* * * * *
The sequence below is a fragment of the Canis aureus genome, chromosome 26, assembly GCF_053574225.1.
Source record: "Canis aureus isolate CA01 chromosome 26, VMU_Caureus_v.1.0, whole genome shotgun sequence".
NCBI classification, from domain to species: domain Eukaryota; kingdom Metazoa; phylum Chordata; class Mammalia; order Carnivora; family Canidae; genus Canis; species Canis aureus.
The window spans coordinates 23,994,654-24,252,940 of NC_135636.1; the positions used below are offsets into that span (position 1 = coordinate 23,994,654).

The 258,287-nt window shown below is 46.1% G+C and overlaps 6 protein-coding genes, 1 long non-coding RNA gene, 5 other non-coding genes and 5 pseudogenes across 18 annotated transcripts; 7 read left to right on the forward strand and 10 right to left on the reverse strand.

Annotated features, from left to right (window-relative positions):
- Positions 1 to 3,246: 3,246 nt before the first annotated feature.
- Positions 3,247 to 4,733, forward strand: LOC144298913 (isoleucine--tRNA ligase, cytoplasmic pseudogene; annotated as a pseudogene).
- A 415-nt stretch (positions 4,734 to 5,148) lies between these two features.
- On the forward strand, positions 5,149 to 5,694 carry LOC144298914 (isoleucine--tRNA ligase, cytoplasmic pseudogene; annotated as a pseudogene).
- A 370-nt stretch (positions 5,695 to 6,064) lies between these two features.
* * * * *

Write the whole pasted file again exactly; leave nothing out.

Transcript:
The sequence below is a fragment of the Canis aureus genome, chromosome 26, assembly GCF_053574225.1.
Source record: "Canis aureus isolate CA01 chromosome 26, VMU_Caureus_v.1.0, whole genome shotgun sequence".
NCBI classification, from domain to species: domain Eukaryota; kingdom Metazoa; phylum Chordata; class Mammalia; order Carnivora; family Canidae; genus Canis; species Canis aureus.
The window spans coordinates 23,994,654-24,252,940 of NC_135636.1; the positions used below are offsets into that span (position 1 = coordinate 23,994,654).

The 258,287-nt window shown below is 46.1% G+C and overlaps 6 protein-coding genes, 1 long non-coding RNA gene, 5 other non-coding genes and 5 pseudogenes across 18 annotated transcripts; 7 read left to right on the forward strand and 10 right to left on the reverse strand.

Annotated features, from left to right (window-relative positions):
- Positions 1 to 3,246: 3,246 nt before the first annotated feature.
- Positions 3,247 to 4,733, forward strand: LOC144298913 (isoleucine--tRNA ligase, cytoplasmic pseudogene; annotated as a pseudogene).
- A 415-nt stretch (positions 4,734 to 5,148) lies between these two features.
- On the forward strand, positions 5,149 to 5,694 carry LOC144298914 (isoleucine--tRNA ligase, cytoplasmic pseudogene; annotated as a pseudogene).
- A 370-nt stretch (positions 5,695 to 6,064) lies between these two features.